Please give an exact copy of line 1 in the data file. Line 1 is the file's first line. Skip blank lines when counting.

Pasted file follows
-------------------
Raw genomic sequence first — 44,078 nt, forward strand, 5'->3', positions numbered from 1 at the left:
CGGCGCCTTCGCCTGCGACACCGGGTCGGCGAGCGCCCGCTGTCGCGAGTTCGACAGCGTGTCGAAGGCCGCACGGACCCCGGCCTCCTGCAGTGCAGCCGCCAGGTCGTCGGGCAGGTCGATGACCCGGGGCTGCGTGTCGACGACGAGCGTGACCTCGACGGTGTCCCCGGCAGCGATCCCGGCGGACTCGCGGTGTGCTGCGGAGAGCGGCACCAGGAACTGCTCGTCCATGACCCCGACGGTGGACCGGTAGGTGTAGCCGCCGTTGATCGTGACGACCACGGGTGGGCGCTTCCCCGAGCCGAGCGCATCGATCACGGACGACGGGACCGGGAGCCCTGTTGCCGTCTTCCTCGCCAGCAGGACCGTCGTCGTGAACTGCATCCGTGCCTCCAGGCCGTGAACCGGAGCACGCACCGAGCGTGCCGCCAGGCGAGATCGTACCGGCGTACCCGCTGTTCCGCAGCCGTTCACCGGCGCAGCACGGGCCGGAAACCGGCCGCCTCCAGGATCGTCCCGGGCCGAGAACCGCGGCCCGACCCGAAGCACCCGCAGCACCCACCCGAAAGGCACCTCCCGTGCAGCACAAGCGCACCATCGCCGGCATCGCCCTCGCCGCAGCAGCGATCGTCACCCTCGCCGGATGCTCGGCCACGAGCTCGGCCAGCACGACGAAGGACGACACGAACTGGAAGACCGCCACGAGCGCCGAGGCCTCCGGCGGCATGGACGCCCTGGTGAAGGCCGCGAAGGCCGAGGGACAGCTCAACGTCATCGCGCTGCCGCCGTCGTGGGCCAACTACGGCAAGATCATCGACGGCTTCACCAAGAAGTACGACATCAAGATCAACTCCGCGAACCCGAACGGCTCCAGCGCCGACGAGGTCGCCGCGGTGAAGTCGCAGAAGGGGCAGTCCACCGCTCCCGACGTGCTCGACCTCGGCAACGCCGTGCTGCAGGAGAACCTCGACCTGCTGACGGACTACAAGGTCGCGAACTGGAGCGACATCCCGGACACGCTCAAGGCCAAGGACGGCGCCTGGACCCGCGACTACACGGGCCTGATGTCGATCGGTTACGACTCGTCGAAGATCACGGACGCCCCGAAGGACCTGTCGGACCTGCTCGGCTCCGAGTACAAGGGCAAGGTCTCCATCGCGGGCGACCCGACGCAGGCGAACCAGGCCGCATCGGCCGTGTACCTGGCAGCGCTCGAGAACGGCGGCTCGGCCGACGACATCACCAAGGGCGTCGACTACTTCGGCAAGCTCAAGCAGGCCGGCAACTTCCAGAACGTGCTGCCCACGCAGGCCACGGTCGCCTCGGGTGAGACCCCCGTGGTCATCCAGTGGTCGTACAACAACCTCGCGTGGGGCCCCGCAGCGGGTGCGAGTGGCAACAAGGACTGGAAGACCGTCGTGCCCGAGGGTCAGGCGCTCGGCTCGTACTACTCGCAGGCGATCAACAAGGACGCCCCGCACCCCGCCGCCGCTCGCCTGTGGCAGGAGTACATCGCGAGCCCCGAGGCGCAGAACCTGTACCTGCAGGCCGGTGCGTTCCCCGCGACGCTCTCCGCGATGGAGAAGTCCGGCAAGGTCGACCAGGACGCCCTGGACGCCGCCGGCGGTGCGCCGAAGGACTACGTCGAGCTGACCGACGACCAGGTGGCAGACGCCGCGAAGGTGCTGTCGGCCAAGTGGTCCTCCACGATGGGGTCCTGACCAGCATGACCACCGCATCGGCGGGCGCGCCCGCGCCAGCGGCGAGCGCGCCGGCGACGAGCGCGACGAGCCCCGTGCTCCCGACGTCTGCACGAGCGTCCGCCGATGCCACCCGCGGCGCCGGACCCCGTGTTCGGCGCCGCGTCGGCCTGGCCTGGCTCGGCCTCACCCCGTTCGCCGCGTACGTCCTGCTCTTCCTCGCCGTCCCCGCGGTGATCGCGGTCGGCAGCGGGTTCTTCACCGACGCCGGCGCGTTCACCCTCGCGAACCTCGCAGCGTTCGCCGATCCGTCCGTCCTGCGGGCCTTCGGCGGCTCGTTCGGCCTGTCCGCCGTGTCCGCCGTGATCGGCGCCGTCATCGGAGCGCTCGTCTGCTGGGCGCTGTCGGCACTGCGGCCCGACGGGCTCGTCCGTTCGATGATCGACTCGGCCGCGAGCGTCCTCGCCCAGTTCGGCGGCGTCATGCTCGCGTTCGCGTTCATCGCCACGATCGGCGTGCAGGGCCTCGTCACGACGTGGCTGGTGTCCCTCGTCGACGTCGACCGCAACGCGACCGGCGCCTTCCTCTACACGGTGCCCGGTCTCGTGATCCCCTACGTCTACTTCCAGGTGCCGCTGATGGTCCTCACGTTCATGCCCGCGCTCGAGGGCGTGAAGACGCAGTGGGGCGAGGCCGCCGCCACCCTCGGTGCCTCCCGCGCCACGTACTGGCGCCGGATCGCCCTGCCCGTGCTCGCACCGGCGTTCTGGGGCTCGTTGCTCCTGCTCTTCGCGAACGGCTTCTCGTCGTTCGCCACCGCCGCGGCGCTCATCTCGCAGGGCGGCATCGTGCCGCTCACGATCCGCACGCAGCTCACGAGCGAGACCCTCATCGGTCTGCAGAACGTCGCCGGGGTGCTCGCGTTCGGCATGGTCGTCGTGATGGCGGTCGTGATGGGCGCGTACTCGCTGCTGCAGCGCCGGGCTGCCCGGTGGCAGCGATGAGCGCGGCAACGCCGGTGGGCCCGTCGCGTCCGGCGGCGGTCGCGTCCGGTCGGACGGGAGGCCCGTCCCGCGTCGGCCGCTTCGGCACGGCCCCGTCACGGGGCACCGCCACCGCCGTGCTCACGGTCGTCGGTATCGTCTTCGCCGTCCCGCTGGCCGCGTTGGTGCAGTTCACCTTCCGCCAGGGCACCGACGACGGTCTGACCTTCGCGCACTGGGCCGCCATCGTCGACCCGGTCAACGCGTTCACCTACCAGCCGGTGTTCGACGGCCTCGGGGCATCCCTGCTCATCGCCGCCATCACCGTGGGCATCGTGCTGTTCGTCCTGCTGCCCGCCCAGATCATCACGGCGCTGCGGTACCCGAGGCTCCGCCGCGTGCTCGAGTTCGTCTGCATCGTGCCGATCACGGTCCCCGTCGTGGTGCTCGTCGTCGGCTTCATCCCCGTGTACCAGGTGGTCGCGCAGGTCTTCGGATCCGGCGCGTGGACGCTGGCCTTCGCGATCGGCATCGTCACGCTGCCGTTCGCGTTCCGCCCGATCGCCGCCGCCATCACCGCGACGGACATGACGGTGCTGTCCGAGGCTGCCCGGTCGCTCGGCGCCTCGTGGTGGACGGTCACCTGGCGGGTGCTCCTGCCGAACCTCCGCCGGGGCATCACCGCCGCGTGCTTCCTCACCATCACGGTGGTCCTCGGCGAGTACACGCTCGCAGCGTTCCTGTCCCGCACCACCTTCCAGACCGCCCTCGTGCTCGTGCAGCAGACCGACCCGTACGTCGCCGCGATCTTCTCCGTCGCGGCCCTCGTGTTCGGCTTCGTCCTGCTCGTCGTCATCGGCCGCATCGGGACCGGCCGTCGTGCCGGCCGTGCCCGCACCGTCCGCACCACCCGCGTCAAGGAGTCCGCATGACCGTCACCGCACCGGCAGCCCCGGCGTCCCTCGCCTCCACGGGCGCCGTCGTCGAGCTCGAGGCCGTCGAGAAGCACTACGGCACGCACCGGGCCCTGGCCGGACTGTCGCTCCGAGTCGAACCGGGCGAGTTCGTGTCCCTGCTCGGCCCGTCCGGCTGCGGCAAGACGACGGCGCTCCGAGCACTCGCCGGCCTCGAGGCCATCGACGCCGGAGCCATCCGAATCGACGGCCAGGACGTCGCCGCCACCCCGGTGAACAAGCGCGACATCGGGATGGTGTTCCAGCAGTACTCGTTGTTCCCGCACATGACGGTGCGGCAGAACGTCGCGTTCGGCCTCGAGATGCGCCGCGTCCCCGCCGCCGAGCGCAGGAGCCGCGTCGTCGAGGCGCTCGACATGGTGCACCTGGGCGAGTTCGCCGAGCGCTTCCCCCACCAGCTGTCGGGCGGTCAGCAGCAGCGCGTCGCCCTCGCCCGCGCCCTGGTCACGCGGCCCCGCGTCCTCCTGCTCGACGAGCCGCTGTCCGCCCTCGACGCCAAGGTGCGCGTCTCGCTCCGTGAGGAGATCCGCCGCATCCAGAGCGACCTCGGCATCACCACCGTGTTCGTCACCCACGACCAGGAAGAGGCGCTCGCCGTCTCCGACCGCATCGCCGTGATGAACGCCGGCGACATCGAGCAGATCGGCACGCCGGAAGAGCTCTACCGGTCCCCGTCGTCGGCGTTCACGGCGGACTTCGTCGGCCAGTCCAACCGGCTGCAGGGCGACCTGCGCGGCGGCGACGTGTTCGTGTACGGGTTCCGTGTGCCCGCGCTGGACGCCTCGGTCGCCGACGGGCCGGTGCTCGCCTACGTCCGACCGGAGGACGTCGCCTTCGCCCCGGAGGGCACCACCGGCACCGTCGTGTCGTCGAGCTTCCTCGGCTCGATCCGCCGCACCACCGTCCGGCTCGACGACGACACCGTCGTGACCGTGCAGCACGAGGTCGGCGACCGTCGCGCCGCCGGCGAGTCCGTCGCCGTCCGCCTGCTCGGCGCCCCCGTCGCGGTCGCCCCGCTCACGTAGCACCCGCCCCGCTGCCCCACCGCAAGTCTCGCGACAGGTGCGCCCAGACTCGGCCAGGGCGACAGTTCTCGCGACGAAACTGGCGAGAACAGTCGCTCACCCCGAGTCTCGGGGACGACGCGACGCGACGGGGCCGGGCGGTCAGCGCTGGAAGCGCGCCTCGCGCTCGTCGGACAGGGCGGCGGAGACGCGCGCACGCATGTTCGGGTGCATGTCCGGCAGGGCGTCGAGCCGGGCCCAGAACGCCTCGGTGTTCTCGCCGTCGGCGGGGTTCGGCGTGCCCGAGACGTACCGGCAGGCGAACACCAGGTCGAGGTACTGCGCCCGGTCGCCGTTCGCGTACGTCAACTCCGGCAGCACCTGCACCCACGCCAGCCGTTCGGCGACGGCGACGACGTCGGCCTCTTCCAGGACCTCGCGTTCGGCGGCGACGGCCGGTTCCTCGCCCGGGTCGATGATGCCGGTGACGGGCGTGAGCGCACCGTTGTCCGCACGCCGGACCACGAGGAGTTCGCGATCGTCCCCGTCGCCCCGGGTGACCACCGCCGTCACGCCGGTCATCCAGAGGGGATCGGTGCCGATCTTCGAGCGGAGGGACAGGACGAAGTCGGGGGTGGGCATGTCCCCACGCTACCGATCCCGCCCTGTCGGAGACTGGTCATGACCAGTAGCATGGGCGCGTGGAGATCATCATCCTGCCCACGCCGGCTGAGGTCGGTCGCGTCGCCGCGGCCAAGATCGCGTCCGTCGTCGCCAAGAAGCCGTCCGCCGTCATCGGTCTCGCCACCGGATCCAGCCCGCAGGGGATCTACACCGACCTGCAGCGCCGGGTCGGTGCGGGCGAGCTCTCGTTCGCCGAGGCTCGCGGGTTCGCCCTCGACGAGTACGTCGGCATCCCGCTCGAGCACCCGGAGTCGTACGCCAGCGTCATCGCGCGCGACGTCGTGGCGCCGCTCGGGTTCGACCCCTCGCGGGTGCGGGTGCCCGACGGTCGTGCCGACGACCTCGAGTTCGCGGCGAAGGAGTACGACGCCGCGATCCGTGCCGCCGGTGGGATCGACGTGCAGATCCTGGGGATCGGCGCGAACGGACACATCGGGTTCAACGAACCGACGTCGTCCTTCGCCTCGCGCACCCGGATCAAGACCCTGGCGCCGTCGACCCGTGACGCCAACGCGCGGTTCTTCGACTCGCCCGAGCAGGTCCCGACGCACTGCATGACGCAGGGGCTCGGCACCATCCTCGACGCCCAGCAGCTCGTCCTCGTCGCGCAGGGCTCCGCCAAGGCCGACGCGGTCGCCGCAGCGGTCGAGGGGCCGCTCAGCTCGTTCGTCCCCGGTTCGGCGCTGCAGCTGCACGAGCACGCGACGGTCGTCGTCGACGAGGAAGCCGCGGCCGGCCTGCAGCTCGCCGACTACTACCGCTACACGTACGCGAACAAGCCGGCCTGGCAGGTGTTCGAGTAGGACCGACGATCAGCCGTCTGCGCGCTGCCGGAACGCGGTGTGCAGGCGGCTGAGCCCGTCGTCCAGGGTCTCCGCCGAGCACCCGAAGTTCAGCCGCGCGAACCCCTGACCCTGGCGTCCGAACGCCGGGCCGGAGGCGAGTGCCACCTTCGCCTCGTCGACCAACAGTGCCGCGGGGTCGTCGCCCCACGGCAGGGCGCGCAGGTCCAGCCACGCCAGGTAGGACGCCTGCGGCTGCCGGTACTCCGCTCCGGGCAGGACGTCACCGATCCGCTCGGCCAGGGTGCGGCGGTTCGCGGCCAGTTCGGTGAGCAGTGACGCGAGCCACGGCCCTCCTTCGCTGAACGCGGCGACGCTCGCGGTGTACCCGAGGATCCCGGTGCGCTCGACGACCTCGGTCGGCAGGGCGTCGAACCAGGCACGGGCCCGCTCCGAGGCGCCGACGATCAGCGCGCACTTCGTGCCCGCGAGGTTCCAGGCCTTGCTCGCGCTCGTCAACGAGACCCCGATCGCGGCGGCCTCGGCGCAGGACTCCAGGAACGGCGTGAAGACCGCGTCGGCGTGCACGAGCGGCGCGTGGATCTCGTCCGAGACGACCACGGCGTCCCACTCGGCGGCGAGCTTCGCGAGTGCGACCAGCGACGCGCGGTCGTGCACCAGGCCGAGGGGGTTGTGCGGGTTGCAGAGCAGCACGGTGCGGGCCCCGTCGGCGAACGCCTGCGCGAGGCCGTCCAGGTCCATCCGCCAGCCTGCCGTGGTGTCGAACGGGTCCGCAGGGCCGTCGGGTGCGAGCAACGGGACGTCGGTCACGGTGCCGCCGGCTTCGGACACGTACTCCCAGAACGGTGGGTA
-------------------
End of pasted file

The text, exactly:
Raw genomic sequence first — 44,078 nt, forward strand, 5'->3', positions numbered from 1 at the left: